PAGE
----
Euroviews. European voters have eighty days to decide on how to reverse the gloom

A person casts their ballot for the European elections in a polling station in Berlin, May 2014
A person casts their ballot for the European elections in a polling station in Berlin, May 2014 Copyright AP Photo/Euronews
Copyright AP Photo/Euronews
By Pawel Zerka
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The opinions expressed in this article are those of the author and do not represent in any way the editorial position of Euronews.

Fear as a campaign card is getting weaker with every election. To mobilise their voters, pro-European parties will instead need to inspire with a clear and tangible vision of a strong and united Europe, Pawel Zerka writes.

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Following the news has become a painful experience for progressives in Europe. 

Ukraine is stuttering in its war with Russia. Donald Trump appears to be on his way back to the White House. 

And anti-European parties are performing well in opinion polls ahead of this year’s European Parliament elections — which are now just 80 days away.

European citizens cannot do much to influence the result of the presidential election in the US, or developments on the battlefield in Ukraine. 

Still, June’s elections across the EU-27 offer a rare opportunity for them to have an impact. The main question is whether they will bother.

Anti-Europeans are lining up to vote

Historically, these elections have struggled to attract the interest of voters. In 2019, only one in two voters participated, and in three countries (Czechia, Slovakia, Croatia) turnout was below 30%. 

This lack of interest is often explained by a widespread public perception that European Parliament elections are inconsequential.

In several countries, voters of anti-European parties [...] are strongly mobilised — at least as much as electorates of their pro-European competitors, if not more.
People gather to protest the far-right Alternative for Germany, or AfD party, and right-wing extremism in Frankfurt am Main, January 2024
People gather to protest the far-right Alternative for Germany, or AfD party, and right-wing extremism in Frankfurt am Main, January 2024AP Photo/Michael Probst

But, this year, there is one crucial difference. 

In several countries, voters of anti-European parties (who, in the past, used to care rather little about Europe) are strongly mobilised — at least as much as electorates of their pro-European competitors, if not more.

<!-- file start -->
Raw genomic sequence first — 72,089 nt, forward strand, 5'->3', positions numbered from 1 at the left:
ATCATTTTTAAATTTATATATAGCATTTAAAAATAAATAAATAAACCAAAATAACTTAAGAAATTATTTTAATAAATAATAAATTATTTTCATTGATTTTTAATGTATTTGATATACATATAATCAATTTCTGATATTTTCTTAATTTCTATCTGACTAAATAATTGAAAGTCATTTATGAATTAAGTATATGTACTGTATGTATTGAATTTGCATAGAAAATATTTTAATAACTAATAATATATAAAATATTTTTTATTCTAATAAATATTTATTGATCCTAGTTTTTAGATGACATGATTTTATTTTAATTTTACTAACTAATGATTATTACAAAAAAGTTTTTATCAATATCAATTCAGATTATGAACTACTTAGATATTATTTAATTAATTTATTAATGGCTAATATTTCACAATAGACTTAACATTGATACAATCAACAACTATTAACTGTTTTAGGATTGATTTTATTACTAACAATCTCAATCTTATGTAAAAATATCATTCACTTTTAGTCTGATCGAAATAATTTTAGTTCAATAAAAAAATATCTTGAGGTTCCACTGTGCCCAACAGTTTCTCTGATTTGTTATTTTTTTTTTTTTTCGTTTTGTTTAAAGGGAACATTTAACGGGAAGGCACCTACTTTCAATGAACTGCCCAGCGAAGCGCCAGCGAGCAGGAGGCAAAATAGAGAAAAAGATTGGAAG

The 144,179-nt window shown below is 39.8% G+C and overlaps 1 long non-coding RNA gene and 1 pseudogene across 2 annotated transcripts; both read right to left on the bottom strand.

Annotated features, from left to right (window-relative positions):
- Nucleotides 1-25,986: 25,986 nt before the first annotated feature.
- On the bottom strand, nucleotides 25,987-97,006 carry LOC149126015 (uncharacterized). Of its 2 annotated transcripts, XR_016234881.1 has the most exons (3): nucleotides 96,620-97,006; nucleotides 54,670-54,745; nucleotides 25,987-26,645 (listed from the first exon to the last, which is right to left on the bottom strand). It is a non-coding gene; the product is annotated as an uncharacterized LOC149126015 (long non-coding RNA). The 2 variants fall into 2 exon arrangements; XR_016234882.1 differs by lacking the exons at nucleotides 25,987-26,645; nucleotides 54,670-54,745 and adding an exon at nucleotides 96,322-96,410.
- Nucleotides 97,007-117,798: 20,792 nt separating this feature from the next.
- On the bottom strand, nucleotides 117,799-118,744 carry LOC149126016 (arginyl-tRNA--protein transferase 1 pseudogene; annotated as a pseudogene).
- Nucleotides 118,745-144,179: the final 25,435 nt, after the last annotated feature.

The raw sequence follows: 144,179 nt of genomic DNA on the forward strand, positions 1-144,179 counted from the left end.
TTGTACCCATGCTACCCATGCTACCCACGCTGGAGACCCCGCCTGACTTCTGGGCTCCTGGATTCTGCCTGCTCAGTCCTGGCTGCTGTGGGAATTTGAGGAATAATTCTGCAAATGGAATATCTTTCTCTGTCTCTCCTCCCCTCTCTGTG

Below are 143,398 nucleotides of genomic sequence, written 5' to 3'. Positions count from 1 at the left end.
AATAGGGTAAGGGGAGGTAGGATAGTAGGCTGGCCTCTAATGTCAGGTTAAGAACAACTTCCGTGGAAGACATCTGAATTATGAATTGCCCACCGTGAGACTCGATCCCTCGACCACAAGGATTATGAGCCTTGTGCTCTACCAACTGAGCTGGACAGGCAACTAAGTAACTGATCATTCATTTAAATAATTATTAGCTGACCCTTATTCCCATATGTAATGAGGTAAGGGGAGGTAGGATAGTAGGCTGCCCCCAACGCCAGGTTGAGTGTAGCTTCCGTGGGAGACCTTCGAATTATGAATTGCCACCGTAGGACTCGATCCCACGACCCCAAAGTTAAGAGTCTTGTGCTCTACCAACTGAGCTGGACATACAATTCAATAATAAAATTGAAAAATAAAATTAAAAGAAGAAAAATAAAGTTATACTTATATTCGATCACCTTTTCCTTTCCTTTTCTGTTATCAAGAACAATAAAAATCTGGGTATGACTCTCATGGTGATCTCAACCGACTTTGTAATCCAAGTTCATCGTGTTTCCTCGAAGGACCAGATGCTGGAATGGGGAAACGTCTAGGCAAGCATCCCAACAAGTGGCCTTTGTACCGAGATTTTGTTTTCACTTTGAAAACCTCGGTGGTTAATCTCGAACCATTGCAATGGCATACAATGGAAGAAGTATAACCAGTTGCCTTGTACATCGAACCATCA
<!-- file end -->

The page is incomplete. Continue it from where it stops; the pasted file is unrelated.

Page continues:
For example, according to ECFR’s latest public opinion survey, 71% of Alternative for Germany (AfD) supporters say they will "definitely" vote in the EP elections — compared to 64% among CDU/CSU voters. 

In France and Austria, this polling also suggests that supporters of the main anti-European parties (Rassemblement National and Freedom Party) are as mobilised as their direct rivals (LREM and ÖVP, respectively).

'Detoxify to win' seems to be the way to go

Additionally, many voters of anti-European parties seem to recognise the high stakes of this year’s elections. 

When asked how much the results will affect their future, 58%of AfD voters responded "a great deal" or "a fair amount", compared to 52% among those allied to the CDU/CSU. The situation is similar in Sweden with 49% of Sweden Democrats voters stating that the results will be significant, compared to 36% of Moderates.

The uncertain mobilisation of mainstream voters in several countries may be explained, in part, by their rivals’ success in "detoxifying" themselves. 

Italian Premier Giorgia Meloni hides herself in her jacket after opposition lawmaker Angelo Bonelli told her not to look at him with a "disturbing look", in Rome, March 2024
Italian Premier Giorgia Meloni hides herself in her jacket after opposition lawmaker Angelo Bonelli told her not to look at him with a "disturbing look", in Rome, March 2024Roberto Monaldo/LaPresse via AP

Hardly anyone now believes that Italian Prime Minister Giorgia Meloni wants Italy to leave the EU or the eurozone, despite fears ahead of her party’s election win in 2022. 

Sweden Democrats' backing for the country’s government may have normalised the party’s motives in the eyes of many voters.